Where many festivals find themselves too corporately lucrative to stay focused on a family atmosphere, Roots Picnic has managed to keep this in perspective. This energy is perhaps best exemplified by the unique Live Mixtape, presented once again this year by J.Period and The Roots' Black Thought featuring a string of guest appearances honoring and celebrating hip-hop, including an iconic mini-set with the great Yasiin Bey (formerly Mos Def.) All afternoon, the Mann stage at Roots Picnic feels like a backyard family party, excpet the bass thumping isn't shaking a house, it's shaking the walls of the dressing rooms below.
A Philly music mainstay in her own right, Donn T spoke concisely as to why the event feels familial: the mutual support.
"[It's] artists supporting artists, as well as the public supporting us," Donn T said, adding, "It's history, It's an institution."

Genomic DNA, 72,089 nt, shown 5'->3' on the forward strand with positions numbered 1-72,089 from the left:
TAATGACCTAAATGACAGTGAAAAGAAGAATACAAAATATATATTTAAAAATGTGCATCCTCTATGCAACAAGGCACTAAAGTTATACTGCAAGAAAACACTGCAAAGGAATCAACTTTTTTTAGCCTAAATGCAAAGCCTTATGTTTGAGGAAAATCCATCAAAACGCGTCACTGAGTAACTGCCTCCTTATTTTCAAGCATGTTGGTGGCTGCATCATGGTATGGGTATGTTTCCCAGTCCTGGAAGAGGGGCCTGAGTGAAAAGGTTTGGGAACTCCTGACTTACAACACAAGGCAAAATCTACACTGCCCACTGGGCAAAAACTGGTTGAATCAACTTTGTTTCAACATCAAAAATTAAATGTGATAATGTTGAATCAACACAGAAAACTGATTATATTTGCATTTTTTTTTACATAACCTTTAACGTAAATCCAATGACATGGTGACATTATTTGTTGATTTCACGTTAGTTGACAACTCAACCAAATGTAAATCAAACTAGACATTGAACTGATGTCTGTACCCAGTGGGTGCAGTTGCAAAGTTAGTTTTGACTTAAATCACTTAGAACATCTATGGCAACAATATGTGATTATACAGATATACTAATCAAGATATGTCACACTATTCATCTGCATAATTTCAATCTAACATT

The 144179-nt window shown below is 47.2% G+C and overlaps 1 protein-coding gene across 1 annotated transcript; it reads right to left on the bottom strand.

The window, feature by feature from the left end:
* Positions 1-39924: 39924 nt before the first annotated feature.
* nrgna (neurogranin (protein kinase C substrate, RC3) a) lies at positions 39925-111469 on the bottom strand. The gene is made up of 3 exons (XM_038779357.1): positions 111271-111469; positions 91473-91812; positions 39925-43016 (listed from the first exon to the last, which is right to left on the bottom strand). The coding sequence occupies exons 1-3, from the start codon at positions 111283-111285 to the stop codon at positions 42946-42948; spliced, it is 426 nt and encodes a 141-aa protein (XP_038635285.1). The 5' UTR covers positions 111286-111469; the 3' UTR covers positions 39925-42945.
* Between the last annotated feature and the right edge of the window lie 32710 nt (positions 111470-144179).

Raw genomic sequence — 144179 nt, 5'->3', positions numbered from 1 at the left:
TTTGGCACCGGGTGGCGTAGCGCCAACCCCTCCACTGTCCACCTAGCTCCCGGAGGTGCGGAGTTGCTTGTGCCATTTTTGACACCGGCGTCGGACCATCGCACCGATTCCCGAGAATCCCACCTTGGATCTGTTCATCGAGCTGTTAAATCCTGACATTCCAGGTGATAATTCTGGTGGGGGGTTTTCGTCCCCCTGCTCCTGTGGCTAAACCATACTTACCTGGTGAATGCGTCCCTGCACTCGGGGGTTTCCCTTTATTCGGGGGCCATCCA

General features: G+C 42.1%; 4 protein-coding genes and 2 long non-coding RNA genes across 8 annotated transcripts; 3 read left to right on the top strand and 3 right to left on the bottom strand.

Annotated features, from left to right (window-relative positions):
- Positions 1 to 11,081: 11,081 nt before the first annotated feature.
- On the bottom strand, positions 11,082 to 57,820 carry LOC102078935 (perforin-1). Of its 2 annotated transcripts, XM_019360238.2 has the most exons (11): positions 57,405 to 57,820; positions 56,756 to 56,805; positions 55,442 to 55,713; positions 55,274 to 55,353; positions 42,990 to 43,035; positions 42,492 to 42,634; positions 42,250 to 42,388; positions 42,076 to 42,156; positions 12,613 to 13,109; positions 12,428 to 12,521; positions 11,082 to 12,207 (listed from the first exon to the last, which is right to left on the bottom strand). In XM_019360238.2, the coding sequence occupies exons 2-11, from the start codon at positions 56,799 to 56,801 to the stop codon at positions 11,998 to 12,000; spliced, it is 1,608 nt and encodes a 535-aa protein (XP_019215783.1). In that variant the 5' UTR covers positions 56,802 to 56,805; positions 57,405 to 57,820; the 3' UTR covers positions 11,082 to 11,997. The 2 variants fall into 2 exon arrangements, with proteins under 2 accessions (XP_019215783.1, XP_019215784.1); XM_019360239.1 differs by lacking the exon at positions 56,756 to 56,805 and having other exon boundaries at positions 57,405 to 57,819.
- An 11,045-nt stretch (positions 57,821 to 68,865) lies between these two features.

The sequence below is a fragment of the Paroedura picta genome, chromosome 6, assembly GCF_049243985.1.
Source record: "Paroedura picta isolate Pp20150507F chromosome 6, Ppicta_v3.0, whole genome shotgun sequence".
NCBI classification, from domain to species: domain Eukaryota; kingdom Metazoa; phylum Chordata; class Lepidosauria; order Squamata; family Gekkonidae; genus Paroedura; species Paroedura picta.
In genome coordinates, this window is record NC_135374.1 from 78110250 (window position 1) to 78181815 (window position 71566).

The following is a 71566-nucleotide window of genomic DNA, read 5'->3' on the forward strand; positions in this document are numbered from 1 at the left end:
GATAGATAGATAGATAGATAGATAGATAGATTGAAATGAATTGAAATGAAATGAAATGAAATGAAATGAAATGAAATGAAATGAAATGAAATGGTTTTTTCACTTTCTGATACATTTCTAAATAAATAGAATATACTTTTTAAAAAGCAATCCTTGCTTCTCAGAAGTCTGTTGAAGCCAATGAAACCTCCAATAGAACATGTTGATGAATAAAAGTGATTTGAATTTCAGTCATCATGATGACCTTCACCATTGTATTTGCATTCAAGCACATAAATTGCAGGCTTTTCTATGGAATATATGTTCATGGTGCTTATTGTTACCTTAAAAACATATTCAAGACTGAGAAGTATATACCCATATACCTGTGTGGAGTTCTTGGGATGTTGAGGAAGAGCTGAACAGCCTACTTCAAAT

The Roots have been able to create an atmosphere that doesn't just show love to local artists, but different kinds of artists from all over.
"Everybody's here. The DJs are here, the artists are here, the producers are here, the fans are here, and there's great energy when other top artists come to Philadelphia," said Dilemma. "When everybody's under the same Picnic roof there's a great energy, it's always a good time. The Roots always know how to show Philadelphia and on a great scale."
But like any party, there's nothing like showing love to the hosts and this year Roots Picnic main event celebrated none other than the band's 20th anniversary of their classic fourth studio album, Things Fall Apart, with a whole performance of the album that included a surprise appearance by Common. The album, released in 1999, is in many ways The Roots' breakthrough and a major part of their journey towards becoming household names with critically acclaimed, GRAMMY-winning albums and a high-profile gig as the house band for "The Tonight Show."